Four steps in unlocking the value of data in Australian industrial organisations

Data hold a wealth of potential value for industrial organisations, but accessing that value can be more difficult than it may first appear.

Australian industrial organisations recognise data as a critical asset, but many are struggling to convert that potential to benefit their bottom line.

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Faced with the dual obstacle of changing choices and complex legacy systems, organisations fail to take action or else embrace piecemeal investment in technologies without clear direction.

In this short insight, we look at how strategy, culture, and capability retooling set data leaders in this sector apart—and outline the steps needed to join them.

Australian industry provides some exemplars of how accelerating technology capabilities can capture value. In mining, for instance, the value gained from deploying advanced analytics at scale is clear, especially in the optimisation of plant processes or in predictive maintenance.

Because data are the fuel behind these opportunities, other industrial players are seeking similar capabilities. This has prompted acceleration in building data platforms, remediating source systems, and streamlining architectures.

Yet the sectorwide results are mixed. Despite strong efforts, most industrial organisations are falling short of capturing full value from their data—and they know it. In one survey, only 7 percent of Australian organisations rated themselves as ‘very effective’ at reaching their primary objectives in data and analytics, putting the ROI of these efforts in question (Exhibit 1).

Many organisations are falling short of their goals of obtaining value from data.
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If this sounds familiar, your business is not alone. It isn’t surprising when we consider the simultaneous challenges industrial businesses face in delivering real impact from data.

In the face of this, is it any wonder that multitudes of hastily deployed ‘pilots’—loosely aligned (if at all) to governance and value orientation—can become the norm (Exhibit 2)?

This needn’t be the case.

A wide range of issues can prevent organisations from properly harnessing data.
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Developing and obtaining up-front buy-in to a data ‘blueprint’ can underpin a data-investment approach that is strategic, measured, managed, and engineered to your organisation’s core priorities and products.

Developing the blueprint is not a simple task, but it’s a worthwhile one. If done right, it will balance value delivery and long-term capability building through:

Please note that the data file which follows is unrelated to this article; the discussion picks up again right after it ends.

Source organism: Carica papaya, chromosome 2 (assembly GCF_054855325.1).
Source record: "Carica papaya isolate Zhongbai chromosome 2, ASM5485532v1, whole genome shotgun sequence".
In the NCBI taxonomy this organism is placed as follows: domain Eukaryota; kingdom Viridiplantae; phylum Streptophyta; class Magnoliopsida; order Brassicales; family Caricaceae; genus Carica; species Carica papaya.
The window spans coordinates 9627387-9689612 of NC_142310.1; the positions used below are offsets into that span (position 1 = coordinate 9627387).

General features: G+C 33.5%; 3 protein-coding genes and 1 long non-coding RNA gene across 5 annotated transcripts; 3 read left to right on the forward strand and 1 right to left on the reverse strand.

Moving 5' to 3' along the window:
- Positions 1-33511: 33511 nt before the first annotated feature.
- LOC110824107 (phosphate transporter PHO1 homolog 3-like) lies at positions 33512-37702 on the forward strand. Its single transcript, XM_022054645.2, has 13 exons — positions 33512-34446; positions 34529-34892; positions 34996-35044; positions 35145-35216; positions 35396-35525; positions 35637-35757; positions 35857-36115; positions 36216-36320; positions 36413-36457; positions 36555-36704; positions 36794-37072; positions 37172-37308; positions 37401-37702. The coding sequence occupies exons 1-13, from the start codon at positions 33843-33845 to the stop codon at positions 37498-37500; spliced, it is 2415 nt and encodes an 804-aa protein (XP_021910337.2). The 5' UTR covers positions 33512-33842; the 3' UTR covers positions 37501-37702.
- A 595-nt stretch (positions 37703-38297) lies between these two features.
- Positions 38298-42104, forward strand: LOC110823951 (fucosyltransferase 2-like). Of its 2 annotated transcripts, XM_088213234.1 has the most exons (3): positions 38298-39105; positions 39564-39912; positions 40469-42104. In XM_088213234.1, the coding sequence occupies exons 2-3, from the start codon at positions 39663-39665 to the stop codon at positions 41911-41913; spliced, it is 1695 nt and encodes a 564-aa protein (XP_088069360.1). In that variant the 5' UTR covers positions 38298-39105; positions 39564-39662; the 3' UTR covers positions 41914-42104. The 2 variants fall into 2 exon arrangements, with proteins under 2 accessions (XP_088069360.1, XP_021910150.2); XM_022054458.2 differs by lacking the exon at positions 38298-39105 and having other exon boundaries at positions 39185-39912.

• A value-back data strategy. Start with a compelling vision—with executive buy-in—of how data and analytics will propel broader business strategy. This strategy must include an agreed-on business case and a two- to three-year road map of prioritised opportunities and their enabling capabilities.
  • A fit-for-purpose technology-infrastructure map. Modernising data architecture should not be a multiyear effort in which value is realised only at the end. A progressive approach should be adopted, with high-quality, ready-to-consume data becoming available over time in the format needed by your business. Reusability is a key for acceleration: often, a handful of data areas will enable most of the highest-value opportunities.
  • A robust data-governance model. Roles, processes, and tools to address data ownership, quality, security, access, and ethics (the ‘safety’ of the data world) must be put in place—and centrally understood. These elements may be rolled out progressively, focusing on those that enable the highest value first, but the full model should be clear up front.
  • A data-driven leadership culture. Building this culture requires understanding existing mindsets about data and, often, intervening. Many organisations still consider data to be an IT problem instead of a subject that should be integrated at senior levels. As in most transformations, culture is the hardest element to influence, requiring a mix of approaches, including role modeling, incentive alignment, and comprehensive change management and communication.
  • A deep-skilled, data-literate workforce. Securing tech skills is critical but not sufficient.

Many organisations have gaps in broad data literacy, reducing the potential for data-driven decision making and creating ineffective ‘internal clients’ for data stewards. Lead organisations are addressing these gaps by rolling out ‘data academies,’ with online training and informal learning tailored to existing roles and contexts.

Stop stalling. Start drafting!

Combining all the above factors can be daunting and often causes industrial (and other) organisations to stall and fail to take action.